Until then, the best we can do is:

  • Avoid the foods we’re allergic to as best as we can. (This depends on industry and food preparers labeling properly and trying to avoid cross-contamination.)
  • Always carry epinephrine injectors and always plan for the possibility of a trip to the emergency room. (I had to go to the ER during SDCC last year!)

FARE funds research, provides educational resources for everyone from allergic patients to the food industry, promotes awareness of the problem, and pursues advocacy for people living with food allergies.

I’ll be walking in the September 21 event near Los Angeles. You can help by donating here. Every bit helps. Thank you!

Help Me Raise Funds for Food Allergy Research

FARE Walk for Food AllergyIf you’ve been reading Speed Force for more than a year, you’ll remember that each fall I participate in the Walk for Food Allergy. Last year, Speed Force readers helped me raise over $1000 for food allergy research, awareness, education and advocacy.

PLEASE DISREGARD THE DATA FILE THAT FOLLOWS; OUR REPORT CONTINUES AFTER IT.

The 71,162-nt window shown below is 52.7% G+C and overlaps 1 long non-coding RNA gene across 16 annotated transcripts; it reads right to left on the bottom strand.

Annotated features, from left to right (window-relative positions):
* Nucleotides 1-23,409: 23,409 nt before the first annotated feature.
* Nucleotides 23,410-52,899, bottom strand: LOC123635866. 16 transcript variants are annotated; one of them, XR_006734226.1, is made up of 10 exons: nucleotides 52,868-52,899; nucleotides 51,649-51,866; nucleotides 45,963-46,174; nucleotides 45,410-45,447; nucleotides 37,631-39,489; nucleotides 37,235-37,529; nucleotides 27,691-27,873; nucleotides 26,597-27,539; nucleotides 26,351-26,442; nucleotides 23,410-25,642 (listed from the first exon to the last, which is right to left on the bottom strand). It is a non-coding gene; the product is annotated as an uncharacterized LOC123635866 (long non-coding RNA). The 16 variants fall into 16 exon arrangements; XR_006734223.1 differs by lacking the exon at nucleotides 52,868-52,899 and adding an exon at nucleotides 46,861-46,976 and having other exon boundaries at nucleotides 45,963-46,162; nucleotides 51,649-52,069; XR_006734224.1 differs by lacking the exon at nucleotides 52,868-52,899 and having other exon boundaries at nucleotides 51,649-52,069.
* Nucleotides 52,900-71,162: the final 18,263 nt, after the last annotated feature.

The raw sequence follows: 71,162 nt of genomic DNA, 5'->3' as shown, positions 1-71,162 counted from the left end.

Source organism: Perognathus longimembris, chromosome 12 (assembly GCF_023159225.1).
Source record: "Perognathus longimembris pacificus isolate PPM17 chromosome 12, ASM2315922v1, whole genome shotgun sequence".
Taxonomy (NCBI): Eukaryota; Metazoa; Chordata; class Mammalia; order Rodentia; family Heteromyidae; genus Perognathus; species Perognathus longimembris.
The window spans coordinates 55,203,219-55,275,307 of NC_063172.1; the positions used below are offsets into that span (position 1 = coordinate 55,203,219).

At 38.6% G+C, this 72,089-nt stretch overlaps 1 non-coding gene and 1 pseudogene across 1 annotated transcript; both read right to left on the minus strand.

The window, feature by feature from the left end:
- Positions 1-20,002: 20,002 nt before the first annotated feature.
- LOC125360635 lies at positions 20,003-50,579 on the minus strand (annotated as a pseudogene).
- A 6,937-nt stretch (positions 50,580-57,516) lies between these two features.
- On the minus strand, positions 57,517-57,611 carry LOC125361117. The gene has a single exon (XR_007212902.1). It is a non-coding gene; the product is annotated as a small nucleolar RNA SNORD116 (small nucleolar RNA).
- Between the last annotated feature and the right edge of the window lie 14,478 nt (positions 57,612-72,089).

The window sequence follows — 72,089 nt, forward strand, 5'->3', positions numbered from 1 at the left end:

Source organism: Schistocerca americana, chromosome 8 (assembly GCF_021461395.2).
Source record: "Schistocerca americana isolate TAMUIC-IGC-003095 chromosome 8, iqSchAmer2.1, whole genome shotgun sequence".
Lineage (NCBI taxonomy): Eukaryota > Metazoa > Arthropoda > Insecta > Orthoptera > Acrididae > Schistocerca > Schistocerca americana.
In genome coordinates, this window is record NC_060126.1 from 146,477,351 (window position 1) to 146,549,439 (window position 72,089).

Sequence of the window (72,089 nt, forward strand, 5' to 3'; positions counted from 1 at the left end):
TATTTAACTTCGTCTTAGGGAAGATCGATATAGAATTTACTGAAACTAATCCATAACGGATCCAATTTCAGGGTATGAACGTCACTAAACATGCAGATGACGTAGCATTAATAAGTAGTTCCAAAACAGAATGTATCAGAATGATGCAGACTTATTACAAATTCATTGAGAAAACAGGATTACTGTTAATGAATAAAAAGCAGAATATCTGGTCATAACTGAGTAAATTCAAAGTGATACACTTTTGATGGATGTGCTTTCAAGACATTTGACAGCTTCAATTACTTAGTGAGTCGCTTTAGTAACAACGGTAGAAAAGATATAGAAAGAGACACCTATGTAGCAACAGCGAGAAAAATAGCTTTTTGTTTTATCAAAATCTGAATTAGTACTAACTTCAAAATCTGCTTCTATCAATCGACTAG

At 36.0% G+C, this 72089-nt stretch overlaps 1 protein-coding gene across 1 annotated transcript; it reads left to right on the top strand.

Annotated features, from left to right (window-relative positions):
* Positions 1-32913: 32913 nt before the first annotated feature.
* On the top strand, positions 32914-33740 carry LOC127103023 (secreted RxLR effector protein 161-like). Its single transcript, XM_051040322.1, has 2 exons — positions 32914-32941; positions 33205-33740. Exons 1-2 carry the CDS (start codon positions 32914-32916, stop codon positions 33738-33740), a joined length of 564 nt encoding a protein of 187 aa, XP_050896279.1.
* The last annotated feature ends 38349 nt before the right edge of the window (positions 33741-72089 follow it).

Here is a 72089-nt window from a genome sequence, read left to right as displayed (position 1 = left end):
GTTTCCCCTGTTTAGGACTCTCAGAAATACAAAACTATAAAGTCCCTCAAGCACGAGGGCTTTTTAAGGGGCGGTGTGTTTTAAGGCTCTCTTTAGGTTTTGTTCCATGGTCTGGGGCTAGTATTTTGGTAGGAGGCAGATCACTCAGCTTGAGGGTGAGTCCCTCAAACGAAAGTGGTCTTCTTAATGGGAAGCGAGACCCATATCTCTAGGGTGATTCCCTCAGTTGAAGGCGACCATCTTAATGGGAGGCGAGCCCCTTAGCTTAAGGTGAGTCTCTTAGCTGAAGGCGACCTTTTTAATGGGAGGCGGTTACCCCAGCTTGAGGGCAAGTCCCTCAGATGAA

Food allergies are a serious health problem, faced by over 15 million people in the US alone. Severe anaphylactic reaction is a life-threatening emergency. Swelling can prevent breathing, a drop in blood pressure can cause loss of consciousness, and it can even trigger cardiac arrest.

Experience

I’ve experienced this first-hand. I left Comic-Con in an ambulance after two sips of flavored coffee that, unknown to the staff at the coffee shop, contained peanuts in the mix. I spent the rest of the afternoon in the emergency room.

Stuck in the ER with a Comic-Con Wristband

I was lucky. Just one week later, a thirteen-year-old died under similar circumstances: while on vacation with her family, she took a bite of something she expected would be safe but recognized the peanuts immediately. She took medication and thought the reaction was under control, only to have it hit harder half an hour later. She never even made it to the hospital.

A simple label would have been enough to prevent both of these incidents. “Mexican Mocha (contains peanuts)” or “Peanut Butter Rice Krispie Treats.”